Those living near the sea have a better level of mental health, according to a new study conducted by researchers at the University of Exeter. The researchers used the responses of 26,000 respondents to create a survey that the press release considers to be one of the most detailed surveys ever on the well-being that living near the sea can bring.
The researchers, of course, looked at many other factors that may be related and, despite these factors, concluded that living in larger cities near the English coast can be associated with a better level of mental health, especially for low-income families.
Among the disorders that can further lower the level of mental health are anxiety and depression, which are widespread in poorer families. According to researchers, living near a coast can help reduce these differences. The researchers analyzed data from the Health Survey for England by comparing the mental health of people living less than one mile from the coast with that of those living more than 50 miles from the coast.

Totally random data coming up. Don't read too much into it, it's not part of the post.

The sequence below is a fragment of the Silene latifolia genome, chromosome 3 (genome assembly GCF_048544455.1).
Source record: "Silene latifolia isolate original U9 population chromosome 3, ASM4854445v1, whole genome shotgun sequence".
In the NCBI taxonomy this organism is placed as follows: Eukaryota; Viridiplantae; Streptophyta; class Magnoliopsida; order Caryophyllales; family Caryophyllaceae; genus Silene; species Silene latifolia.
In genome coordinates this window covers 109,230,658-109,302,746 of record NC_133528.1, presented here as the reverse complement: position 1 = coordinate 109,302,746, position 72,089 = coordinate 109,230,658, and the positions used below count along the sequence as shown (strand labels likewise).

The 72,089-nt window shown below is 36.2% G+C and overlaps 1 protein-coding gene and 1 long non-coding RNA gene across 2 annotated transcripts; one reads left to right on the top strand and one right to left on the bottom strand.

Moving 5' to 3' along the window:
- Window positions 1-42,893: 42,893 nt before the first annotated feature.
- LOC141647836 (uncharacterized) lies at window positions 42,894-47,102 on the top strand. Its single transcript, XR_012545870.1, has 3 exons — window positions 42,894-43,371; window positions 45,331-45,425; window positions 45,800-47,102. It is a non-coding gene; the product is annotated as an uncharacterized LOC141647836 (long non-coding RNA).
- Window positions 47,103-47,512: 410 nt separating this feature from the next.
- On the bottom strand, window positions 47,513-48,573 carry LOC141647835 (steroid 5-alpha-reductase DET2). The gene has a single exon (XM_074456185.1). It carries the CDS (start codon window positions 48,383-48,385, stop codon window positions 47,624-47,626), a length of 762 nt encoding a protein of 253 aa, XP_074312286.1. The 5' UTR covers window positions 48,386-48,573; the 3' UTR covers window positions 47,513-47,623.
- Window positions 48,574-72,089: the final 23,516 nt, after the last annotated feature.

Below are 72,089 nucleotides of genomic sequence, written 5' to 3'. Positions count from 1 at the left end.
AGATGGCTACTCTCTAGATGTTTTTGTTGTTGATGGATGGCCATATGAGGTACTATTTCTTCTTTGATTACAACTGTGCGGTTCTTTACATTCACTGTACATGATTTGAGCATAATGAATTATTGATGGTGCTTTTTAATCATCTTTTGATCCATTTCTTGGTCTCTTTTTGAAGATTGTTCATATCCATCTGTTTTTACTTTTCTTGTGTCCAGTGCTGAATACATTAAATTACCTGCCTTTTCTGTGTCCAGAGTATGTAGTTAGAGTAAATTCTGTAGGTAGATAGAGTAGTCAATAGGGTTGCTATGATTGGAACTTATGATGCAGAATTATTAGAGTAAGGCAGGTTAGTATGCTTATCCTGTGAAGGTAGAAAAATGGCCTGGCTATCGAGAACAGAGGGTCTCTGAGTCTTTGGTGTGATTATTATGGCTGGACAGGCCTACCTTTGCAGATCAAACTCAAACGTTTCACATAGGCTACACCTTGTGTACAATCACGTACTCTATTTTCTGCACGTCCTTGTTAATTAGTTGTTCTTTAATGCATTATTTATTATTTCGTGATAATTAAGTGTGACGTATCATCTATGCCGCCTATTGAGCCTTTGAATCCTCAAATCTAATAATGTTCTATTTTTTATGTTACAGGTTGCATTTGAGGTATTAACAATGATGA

It is not an end in itself study, according to the researcher who conducted it, Jo Garrett, as it could also have “important effects.” Knowing that people who live in poorer families and at the same time live near the coast have fewer psychological problems can have health or social benefits: for example, it might be easier for poorer families to gain access to houses near the sea.
The same coastal areas, also called “blue spaces.” should be protected by governments, and the same institutions should try to understand, through new initiatives, how they can maximize the benefits of living near the sea for less prosperous families.
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